But I do not want to discuss the appropriateness of the tests for other countries or other types of toilet structures but rather question the fundamental need of having such tests for pit latrines in peri-urban areas which according to the paper are supposed to be emptied (while the corbelled pit latrine for rural areas is not to be emptied)!

My opinion is that we should not promote pit latrines in peri-/urban areas because they are not designed to be emptied. So, why develop solutions for problems of a sanitation technology which is the least developed and users rather would like to see them replaced with something more developed than being ‘improved’?

Therefore I am asking us:

Why designing substructures which do not collapse when the pit is emptied or exposed to heavy rains?

Why developing appropriate local testing methods for local materials and workmanship?

Why designing technologies for the emptying of latrine pits which are only accessible through the squat hole and contain sludge from fluid to muddy state and all sorts of solid waste from gum boots to bones which all cannot be handled by a single device?

Why developing regulations for the protection of the pit emptiers through protective clothing and safe procedures?

Why design and construct conveyance systems for FS which mostly has to be transported in drums?

Why have to develop alternative treatment works when the FS from latrine pits cannot be fed into standard waste water ponds?

We have plenty of threads on this forum where solutions for above problems are being developed, tested and discussed but I don’t see that we find lasting solutions.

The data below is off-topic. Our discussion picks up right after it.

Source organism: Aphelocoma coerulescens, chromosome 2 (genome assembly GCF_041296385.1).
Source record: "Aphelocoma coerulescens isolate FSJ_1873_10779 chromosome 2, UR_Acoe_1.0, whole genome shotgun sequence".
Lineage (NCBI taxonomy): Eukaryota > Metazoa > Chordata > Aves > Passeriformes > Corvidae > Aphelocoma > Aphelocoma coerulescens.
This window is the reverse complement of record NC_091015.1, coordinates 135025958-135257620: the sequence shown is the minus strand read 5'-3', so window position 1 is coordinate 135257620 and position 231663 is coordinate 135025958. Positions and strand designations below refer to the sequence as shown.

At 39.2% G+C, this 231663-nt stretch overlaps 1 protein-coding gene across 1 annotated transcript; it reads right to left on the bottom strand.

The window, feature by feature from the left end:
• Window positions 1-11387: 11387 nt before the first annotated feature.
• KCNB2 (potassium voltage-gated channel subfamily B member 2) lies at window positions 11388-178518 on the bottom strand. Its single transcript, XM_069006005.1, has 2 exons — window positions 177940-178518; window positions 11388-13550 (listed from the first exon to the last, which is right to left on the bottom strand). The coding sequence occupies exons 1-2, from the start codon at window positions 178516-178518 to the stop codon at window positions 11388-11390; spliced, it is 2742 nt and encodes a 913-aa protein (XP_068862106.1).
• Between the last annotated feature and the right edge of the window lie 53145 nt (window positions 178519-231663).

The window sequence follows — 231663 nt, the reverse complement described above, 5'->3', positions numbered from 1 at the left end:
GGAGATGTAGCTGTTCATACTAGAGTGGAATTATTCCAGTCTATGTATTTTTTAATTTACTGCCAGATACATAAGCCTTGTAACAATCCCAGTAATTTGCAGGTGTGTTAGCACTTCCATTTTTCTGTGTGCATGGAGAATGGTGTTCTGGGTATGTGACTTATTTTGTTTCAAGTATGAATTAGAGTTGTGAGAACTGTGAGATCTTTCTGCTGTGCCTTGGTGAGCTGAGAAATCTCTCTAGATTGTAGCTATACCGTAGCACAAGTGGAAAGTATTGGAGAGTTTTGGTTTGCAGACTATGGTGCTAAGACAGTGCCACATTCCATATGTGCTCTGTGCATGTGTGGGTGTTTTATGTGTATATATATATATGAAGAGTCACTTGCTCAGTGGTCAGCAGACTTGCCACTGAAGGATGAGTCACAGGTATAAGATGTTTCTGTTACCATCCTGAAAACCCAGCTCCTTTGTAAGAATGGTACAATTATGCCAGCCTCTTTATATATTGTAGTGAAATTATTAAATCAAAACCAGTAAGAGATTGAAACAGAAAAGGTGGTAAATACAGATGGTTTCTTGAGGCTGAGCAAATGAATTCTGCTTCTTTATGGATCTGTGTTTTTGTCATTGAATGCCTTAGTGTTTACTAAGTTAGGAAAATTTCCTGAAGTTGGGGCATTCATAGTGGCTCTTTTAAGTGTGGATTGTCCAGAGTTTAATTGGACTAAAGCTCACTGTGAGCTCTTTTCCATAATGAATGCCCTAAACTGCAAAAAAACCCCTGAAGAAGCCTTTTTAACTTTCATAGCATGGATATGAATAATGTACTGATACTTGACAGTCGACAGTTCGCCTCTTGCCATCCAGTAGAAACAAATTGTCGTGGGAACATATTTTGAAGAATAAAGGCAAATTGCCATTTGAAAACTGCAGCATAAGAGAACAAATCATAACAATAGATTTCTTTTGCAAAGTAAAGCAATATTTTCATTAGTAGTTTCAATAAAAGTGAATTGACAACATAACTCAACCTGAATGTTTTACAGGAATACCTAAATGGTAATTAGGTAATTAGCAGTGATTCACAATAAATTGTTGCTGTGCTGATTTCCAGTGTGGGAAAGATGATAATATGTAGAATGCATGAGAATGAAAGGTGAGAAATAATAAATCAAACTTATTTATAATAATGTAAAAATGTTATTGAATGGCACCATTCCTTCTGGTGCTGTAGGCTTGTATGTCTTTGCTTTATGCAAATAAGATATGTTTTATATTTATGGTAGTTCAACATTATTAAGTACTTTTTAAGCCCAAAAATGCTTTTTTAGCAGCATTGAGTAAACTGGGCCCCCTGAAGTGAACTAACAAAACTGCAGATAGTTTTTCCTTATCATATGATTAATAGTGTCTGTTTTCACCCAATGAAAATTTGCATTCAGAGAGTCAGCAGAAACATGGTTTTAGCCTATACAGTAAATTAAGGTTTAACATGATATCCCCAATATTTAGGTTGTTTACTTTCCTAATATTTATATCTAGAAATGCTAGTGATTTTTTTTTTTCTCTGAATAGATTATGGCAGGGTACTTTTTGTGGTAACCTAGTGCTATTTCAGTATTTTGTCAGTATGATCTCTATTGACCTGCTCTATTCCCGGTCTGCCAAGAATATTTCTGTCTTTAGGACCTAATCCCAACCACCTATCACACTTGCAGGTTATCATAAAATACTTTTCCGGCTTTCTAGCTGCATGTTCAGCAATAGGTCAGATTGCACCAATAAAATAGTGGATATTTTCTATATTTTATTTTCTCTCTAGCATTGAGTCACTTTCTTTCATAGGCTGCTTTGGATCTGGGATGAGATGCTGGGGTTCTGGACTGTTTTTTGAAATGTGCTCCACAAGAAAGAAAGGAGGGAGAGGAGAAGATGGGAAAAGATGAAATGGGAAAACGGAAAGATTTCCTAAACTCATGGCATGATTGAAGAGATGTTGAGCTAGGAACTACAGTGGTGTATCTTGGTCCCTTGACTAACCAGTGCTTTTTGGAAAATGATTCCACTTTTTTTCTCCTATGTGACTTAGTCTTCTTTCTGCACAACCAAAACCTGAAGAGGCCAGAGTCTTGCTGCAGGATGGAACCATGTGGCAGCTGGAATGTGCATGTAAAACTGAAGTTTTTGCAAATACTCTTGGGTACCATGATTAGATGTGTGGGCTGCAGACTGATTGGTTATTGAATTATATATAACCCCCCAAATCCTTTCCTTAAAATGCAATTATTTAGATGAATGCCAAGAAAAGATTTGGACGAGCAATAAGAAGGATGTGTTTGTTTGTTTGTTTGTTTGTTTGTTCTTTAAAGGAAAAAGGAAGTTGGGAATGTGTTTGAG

I agree that we have thousands of pit latrines in African towns and it will take considerable time to replace them with something more appropriate and sustainable. But in the meantime no more toilets with such inappropriate properties should be promoted and constructed.

Only temporary measures should be taken to protect the population as good as possible from the health hazards of existing pit latrines while more sustainable solutions are developed and implemented.

Other types of toilets and sanitation systems Mon, 22 Aug 2016 17:55:32 +0000
India's Swacch Bharat Mission (SBM) needs a bagful of ideas for success ! - by: siddharthadas
We are starting the final topic in the Swachh Bharat Mission discussion on good practices. I am Siddhartha Das, Policy Manager for Rural WASH with WaterAid. I am happy to start this discussion on the SuSanA India Forum, supported by the India Sanitation Coalition and Arghyam.

SBM has gained momentum since 2014 due to increased political willingness and sanitation being set as the national priority. Civil society has proactively worked with the system in identifying critical gaps along with suggesting ways to address those. Two of the most critical issues being recurrently identified are post construction behaviour and availability of resources.